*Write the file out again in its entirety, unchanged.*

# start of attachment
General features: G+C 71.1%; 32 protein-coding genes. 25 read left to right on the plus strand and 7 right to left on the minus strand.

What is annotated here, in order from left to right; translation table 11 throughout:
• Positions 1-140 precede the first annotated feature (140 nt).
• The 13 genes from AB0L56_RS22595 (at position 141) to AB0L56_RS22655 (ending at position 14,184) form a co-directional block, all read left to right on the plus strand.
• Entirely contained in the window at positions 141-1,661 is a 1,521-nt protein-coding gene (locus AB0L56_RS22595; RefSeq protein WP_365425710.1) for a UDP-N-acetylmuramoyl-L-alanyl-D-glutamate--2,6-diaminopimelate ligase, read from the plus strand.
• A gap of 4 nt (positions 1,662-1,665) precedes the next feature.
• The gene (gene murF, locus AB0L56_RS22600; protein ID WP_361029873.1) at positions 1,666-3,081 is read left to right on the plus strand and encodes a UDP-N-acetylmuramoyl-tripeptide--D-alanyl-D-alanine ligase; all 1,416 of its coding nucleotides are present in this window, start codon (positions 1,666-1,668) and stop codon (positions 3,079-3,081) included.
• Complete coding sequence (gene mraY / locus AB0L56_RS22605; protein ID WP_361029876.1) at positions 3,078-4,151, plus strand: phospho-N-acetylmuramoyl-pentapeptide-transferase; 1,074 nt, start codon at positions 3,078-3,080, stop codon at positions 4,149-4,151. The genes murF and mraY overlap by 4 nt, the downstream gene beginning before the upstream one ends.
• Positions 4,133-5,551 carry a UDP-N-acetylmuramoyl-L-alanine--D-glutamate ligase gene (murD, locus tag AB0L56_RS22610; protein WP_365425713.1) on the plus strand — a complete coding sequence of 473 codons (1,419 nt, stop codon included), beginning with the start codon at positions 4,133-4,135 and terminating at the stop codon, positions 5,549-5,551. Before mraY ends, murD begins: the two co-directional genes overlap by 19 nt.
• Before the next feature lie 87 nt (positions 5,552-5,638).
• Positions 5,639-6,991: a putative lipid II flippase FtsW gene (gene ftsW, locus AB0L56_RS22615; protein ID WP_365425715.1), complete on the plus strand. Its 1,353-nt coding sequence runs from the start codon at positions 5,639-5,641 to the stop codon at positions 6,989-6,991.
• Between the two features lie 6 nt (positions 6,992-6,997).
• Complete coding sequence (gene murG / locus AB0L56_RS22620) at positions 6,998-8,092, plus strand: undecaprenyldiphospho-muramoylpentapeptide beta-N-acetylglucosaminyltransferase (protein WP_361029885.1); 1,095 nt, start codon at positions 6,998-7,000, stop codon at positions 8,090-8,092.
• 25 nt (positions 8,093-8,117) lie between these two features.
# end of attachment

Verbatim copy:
General features: G+C 71.1%; 32 protein-coding genes. 25 read left to right on the plus strand and 7 right to left on the minus strand.

What is annotated here, in order from left to right; translation table 11 throughout:
• Positions 1-140 precede the first annotated feature (140 nt).
• The 13 genes from AB0L56_RS22595 (at position 141) to AB0L56_RS22655 (ending at position 14,184) form a co-directional block, all read left to right on the plus strand.
• Entirely contained in the window at positions 141-1,661 is a 1,521-nt protein-coding gene (locus AB0L56_RS22595; RefSeq protein WP_365425710.1) for a UDP-N-acetylmuramoyl-L-alanyl-D-glutamate--2,6-diaminopimelate ligase, read from the plus strand.
• A gap of 4 nt (positions 1,662-1,665) precedes the next feature.
• The gene (gene murF, locus AB0L56_RS22600; protein ID WP_361029873.1) at positions 1,666-3,081 is read left to right on the plus strand and encodes a UDP-N-acetylmuramoyl-tripeptide--D-alanyl-D-alanine ligase; all 1,416 of its coding nucleotides are present in this window, start codon (positions 1,666-1,668) and stop codon (positions 3,079-3,081) included.
• Complete coding sequence (gene mraY / locus AB0L56_RS22605; protein ID WP_361029876.1) at positions 3,078-4,151, plus strand: phospho-N-acetylmuramoyl-pentapeptide-transferase; 1,074 nt, start codon at positions 3,078-3,080, stop codon at positions 4,149-4,151. The genes murF and mraY overlap by 4 nt, the downstream gene beginning before the upstream one ends.
• Positions 4,133-5,551 carry a UDP-N-acetylmuramoyl-L-alanine--D-glutamate ligase gene (murD, locus tag AB0L56_RS22610; protein WP_365425713.1) on the plus strand — a complete coding sequence of 473 codons (1,419 nt, stop codon included), beginning with the start codon at positions 4,133-4,135 and terminating at the stop codon, positions 5,549-5,551. Before mraY ends, murD begins: the two co-directional genes overlap by 19 nt.
• Before the next feature lie 87 nt (positions 5,552-5,638).
• Positions 5,639-6,991: a putative lipid II flippase FtsW gene (gene ftsW, locus AB0L56_RS22615; protein ID WP_365425715.1), complete on the plus strand. Its 1,353-nt coding sequence runs from the start codon at positions 5,639-5,641 to the stop codon at positions 6,989-6,991.
• Between the two features lie 6 nt (positions 6,992-6,997).
• Complete coding sequence (gene murG / locus AB0L56_RS22620) at positions 6,998-8,092, plus strand: undecaprenyldiphospho-muramoylpentapeptide beta-N-acetylglucosaminyltransferase (protein WP_361029885.1); 1,095 nt, start codon at positions 6,998-7,000, stop codon at positions 8,090-8,092.
• 25 nt (positions 8,093-8,117) lie between these two features.